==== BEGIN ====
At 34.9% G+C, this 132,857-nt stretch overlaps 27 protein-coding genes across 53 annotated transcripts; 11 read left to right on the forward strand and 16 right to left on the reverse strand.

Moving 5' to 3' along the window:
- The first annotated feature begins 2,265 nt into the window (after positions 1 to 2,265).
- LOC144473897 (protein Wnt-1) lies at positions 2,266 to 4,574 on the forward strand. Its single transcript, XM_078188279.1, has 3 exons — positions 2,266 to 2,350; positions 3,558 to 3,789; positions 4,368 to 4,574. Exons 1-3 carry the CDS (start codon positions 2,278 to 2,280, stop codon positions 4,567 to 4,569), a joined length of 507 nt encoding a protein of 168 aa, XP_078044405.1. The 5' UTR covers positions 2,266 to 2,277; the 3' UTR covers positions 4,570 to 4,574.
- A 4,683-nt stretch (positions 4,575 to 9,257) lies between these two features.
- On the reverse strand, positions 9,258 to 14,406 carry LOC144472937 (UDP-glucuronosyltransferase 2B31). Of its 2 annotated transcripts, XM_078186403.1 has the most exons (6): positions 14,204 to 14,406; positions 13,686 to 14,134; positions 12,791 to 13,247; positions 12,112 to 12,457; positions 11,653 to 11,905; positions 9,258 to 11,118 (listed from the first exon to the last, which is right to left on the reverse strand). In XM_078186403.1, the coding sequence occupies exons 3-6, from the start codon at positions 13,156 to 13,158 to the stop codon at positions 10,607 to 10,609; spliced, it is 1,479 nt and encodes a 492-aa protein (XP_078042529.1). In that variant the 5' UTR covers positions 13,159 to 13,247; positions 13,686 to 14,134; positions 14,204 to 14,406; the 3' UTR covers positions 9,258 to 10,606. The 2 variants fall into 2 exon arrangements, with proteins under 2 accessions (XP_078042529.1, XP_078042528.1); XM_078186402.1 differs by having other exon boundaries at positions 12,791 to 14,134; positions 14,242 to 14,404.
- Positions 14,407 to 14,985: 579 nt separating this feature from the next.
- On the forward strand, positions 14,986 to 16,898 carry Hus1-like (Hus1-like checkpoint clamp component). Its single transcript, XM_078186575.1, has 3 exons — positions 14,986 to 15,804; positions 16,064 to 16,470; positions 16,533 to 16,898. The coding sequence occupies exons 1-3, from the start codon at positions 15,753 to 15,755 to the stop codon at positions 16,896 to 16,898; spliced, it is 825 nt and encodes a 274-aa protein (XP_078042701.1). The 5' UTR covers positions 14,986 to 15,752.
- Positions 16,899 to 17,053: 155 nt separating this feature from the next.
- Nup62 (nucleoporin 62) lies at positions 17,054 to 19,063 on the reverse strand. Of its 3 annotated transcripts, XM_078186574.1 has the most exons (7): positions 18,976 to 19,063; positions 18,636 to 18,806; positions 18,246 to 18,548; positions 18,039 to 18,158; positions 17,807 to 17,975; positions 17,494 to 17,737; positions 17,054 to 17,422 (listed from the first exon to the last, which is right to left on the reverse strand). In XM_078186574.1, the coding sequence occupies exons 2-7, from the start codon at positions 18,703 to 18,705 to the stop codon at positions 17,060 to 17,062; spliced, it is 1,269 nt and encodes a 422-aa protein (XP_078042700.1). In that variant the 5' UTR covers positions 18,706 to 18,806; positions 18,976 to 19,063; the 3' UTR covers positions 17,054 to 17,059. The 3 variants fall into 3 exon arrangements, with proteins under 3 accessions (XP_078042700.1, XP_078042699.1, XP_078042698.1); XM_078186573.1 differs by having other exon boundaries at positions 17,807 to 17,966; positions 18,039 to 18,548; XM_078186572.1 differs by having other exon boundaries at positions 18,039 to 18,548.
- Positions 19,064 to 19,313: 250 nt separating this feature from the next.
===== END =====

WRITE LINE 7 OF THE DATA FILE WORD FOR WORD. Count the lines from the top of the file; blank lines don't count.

- Positions 14,407 to 14,985: 579 nt separating this feature from the next.